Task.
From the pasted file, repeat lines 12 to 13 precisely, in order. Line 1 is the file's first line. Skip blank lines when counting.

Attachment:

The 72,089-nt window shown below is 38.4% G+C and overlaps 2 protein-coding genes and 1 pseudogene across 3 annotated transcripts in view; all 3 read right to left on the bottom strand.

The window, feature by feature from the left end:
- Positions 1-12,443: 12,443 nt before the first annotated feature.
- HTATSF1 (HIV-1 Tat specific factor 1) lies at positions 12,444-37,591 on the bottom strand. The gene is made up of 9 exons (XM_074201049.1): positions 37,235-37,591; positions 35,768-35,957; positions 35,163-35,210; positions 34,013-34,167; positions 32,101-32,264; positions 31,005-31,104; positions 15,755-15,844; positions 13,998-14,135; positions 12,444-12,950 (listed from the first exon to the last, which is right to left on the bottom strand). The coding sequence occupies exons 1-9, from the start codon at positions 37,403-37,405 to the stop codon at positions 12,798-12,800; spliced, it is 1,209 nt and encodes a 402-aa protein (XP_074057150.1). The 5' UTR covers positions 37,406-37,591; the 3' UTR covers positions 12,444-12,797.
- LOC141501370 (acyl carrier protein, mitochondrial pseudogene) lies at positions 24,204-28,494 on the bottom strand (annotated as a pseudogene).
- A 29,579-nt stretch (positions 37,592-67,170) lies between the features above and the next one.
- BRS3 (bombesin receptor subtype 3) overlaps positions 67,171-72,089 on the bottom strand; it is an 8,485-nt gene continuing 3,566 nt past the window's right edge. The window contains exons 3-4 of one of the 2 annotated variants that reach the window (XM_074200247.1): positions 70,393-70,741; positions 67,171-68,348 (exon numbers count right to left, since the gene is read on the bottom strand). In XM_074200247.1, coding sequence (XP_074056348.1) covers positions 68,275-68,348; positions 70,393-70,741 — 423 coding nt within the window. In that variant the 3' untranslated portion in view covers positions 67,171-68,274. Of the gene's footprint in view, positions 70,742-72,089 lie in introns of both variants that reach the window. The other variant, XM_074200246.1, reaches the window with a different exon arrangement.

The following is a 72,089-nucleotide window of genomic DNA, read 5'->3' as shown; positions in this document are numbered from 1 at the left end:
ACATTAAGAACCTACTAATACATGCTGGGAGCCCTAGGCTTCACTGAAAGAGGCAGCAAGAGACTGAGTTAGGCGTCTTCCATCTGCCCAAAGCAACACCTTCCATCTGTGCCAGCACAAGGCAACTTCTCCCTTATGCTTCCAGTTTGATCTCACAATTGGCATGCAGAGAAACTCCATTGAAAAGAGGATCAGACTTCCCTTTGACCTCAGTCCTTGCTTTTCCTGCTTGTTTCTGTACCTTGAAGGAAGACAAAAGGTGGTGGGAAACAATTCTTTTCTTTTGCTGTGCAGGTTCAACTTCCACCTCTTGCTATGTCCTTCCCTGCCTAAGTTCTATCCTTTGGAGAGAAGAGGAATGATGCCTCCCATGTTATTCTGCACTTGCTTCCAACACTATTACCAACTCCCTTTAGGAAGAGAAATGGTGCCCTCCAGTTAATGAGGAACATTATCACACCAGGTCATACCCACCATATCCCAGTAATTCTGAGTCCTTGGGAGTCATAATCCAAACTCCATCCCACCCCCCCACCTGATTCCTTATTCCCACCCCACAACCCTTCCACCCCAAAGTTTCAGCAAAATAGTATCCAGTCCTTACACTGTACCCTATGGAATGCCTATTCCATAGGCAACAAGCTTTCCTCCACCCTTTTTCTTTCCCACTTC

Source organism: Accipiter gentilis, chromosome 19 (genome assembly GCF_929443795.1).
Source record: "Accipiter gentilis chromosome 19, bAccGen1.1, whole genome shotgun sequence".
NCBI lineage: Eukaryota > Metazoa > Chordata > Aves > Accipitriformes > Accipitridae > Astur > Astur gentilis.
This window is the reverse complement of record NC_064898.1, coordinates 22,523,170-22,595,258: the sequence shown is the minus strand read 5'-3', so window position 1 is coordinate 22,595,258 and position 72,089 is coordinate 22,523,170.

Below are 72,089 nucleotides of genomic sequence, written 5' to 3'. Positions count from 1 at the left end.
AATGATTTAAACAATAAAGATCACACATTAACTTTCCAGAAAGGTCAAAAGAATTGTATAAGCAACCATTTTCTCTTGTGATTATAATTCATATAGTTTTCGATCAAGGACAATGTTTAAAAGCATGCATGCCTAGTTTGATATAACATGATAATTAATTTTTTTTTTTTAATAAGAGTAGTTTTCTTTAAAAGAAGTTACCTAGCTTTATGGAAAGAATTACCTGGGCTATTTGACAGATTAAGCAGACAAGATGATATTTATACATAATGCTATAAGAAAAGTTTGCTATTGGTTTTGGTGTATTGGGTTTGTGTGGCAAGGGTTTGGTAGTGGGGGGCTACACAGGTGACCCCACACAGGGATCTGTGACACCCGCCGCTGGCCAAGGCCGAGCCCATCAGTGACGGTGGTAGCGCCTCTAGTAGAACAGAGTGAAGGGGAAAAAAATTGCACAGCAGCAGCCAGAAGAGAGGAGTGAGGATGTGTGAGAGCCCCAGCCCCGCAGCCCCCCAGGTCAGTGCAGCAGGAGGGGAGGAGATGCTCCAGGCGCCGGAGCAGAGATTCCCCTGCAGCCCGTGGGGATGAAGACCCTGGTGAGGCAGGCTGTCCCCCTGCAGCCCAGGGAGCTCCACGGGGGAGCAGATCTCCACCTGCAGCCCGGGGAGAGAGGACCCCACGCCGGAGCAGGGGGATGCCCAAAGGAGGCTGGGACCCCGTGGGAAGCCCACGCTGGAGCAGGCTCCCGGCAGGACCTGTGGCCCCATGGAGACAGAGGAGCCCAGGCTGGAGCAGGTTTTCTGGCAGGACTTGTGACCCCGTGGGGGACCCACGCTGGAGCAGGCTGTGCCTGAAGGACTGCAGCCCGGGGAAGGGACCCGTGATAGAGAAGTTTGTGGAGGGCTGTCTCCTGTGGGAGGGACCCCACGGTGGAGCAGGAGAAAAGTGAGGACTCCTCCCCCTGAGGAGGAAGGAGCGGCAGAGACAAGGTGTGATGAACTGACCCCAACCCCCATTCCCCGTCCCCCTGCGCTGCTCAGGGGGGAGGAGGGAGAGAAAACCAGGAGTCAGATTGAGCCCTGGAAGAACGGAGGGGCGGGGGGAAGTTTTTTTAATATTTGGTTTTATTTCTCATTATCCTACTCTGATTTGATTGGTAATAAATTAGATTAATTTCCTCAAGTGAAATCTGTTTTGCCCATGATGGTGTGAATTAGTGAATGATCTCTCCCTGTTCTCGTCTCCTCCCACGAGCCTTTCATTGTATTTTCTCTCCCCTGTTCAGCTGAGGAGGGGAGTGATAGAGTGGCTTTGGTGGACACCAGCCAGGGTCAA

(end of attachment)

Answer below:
NCBI lineage: Eukaryota > Metazoa > Chordata > Aves > Accipitriformes > Accipitridae > Astur > Astur gentilis.
This window is the reverse complement of record NC_064898.1, coordinates 22,523,170-22,595,258: the sequence shown is the minus strand read 5'-3', so window position 1 is coordinate 22,595,258 and position 72,089 is coordinate 22,523,170.